JENETTE 29:50 I agree. I also made some amazing friendships from, from that group in Bloomington and you know, we’re gearing up to do it again because That’s What She Said is a safe space for women to share stories. And everyone has a story. Like Kerry said, you know, there’s no shortage of women, we can look around the community and cast the show dozens and dozens of times. Because, you know, women got something to say. And She Said is a safe space for women to do that. So, Meta I want to thank you for joining us on stage for sharing your story, for giving us your updates so that we can continue to cheer you on as we love to do.

META 30:27 Thank you.

JENETTE 30:28 You’re so welcome. You’re such a bright, beautiful person inside and out, and you just make me You make me all warm and fuzzy and happy [Meta laughs].

META 30:36 Thank you, do the same for me.

KERRY 30:38 Well, and I’m gonna I’m so inspired. I’m gonna leave the studio and run to the van.

META 30:44 Well, that would be awesome. And then sometime let me know when you and I can run together.

KERRY ROSSOW 30:47 I’m in, I’m in.

JENETTE 30:50 I’ll meet you in the diner when you’re done and we’ll talk about it. But for all our friends and listeners out there, you know if there’s something you’re thinking about doing and you hear the voice in your head that says, I can’t I’m not enough. I’m too old. I’m too whatever. Listen to Meta she not only faced her fears, but she triumphed and now she is a triathlete and an inspiration. So, if Meta can do it, so can you thanks so much for listening and for joining us today here on The She Said Project Podcast.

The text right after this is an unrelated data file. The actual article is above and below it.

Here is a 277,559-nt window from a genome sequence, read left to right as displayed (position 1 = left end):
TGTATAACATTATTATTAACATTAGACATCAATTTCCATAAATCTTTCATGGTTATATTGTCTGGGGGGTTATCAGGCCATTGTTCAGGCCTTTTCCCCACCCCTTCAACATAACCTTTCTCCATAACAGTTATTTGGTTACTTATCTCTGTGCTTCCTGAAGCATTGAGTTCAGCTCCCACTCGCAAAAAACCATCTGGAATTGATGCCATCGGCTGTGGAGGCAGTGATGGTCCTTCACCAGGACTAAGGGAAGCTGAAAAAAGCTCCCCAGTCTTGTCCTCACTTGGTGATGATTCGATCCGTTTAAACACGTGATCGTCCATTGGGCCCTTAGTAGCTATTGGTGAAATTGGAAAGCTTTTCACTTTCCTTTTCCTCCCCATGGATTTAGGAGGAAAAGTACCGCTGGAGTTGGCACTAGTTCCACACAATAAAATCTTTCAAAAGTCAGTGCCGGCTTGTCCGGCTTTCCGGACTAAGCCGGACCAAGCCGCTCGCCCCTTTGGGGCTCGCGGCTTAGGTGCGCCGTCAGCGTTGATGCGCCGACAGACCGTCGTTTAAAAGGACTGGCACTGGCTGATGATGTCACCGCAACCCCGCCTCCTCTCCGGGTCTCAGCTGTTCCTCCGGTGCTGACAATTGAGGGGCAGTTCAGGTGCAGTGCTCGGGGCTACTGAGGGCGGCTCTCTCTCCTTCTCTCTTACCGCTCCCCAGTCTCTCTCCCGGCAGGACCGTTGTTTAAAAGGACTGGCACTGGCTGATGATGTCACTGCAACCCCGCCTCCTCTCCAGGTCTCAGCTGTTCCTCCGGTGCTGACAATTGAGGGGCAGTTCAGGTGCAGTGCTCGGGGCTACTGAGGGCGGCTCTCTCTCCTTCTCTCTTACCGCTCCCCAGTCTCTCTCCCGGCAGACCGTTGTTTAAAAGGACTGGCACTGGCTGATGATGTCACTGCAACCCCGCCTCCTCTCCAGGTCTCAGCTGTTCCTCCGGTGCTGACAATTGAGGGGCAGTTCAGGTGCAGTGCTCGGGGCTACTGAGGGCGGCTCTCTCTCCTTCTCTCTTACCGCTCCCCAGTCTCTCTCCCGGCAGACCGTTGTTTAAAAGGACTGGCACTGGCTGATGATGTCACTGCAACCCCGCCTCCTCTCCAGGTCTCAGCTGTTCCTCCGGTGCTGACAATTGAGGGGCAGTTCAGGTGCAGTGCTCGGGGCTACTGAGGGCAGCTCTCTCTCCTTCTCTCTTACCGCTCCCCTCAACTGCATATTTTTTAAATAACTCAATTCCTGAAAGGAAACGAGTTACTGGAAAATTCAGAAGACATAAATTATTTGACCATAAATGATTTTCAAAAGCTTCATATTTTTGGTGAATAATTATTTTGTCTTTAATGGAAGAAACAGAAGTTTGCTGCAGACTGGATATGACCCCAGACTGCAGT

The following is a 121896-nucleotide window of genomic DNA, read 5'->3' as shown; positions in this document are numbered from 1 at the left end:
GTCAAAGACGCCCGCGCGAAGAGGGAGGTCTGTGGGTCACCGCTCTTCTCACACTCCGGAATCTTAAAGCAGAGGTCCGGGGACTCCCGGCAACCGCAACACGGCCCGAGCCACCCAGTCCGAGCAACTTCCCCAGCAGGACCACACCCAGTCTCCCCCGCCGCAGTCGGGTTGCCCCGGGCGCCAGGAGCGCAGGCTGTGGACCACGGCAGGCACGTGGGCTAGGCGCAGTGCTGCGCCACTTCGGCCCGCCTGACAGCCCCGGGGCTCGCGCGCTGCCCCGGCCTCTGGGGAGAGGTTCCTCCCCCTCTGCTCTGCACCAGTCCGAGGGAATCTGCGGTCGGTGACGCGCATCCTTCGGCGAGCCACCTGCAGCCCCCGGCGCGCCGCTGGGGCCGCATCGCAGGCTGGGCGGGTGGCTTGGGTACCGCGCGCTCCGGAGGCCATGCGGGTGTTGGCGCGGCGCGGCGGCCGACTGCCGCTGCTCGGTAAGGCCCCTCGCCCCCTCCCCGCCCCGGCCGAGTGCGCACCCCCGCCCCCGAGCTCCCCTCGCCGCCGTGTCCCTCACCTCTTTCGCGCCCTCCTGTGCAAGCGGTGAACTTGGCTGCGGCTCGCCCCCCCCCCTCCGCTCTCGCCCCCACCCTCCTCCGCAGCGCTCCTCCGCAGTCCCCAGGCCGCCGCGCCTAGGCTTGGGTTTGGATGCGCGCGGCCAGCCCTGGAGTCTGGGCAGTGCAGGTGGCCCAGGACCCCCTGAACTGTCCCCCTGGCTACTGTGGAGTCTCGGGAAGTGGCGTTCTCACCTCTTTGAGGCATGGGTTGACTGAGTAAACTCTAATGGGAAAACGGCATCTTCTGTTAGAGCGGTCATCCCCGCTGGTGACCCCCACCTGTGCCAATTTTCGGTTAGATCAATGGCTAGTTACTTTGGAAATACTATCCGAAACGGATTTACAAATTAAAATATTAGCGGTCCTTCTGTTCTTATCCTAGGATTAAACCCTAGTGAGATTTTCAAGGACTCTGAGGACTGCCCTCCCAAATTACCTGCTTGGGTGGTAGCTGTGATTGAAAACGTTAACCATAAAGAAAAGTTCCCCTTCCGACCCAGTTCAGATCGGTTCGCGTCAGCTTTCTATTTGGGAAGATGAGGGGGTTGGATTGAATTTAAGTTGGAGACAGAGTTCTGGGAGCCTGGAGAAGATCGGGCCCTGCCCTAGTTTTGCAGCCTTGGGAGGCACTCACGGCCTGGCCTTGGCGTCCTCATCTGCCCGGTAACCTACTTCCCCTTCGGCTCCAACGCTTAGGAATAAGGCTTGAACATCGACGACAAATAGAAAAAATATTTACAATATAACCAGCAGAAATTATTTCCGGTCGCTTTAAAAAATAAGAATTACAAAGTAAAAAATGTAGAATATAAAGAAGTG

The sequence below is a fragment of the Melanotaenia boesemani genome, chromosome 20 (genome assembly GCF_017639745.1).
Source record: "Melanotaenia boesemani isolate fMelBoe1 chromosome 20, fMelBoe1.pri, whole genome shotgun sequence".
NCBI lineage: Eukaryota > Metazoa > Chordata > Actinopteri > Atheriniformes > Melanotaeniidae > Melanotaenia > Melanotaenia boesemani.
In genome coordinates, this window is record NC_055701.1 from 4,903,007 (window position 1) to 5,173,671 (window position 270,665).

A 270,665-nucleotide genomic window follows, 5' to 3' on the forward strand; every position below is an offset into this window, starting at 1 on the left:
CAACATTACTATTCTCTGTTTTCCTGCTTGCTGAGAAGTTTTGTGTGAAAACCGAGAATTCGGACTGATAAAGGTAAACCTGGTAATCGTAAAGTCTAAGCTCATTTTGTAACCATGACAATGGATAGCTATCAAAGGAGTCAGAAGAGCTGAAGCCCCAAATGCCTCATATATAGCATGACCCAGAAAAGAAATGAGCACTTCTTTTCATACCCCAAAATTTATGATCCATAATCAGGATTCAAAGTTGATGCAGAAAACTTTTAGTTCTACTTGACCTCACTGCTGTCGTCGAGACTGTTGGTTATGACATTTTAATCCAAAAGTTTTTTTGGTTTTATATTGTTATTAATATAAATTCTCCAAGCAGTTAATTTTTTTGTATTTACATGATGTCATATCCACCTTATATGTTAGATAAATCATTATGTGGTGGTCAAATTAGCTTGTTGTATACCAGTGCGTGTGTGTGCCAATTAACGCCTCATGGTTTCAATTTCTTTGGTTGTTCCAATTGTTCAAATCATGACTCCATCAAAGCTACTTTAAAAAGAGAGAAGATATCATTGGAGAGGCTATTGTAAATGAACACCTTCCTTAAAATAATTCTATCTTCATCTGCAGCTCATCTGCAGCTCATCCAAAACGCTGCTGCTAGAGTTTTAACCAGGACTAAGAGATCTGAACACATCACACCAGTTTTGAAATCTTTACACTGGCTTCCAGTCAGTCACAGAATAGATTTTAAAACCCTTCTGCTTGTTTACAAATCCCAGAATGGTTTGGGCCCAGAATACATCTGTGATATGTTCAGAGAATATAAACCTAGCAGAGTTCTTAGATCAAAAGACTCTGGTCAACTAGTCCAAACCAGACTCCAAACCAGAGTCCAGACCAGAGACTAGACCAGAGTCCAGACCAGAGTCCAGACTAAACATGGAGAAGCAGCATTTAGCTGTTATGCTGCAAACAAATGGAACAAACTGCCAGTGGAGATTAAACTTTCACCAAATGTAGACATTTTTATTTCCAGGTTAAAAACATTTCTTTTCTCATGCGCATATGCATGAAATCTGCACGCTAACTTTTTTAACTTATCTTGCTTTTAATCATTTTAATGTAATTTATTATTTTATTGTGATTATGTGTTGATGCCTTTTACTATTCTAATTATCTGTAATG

KERRY 31:26 Over and out.


[Music: The She Said Project Podcast Theme]

ANNOUNCER 31:31 Thank you for listening to The She Said Project Podcast in partnership with Illinois Public Media. All materials contained in the podcast for the exclusive property of The She Said Project and That’s What She Said, LLC. For more information on our live shows go to

This podcast was made possible with support from Carle and Health Alliance and presented by Sterling Wealth Management, empowering women to live their

Jenette and Kerry welcome Meta Mickens-Baker to chat about her story "TRI-umph," from the 2021 show in Bloomington-Normal, IL. Meta's journey to becoming an athlete is funny, heart-warming and inspirational. 

The She Said Project Podcast is recorded in partnership with Illinois Public Media. All materials contained in this podcast are the exclusive property of The She Said Project and That's What She Said, LLC. Learn more at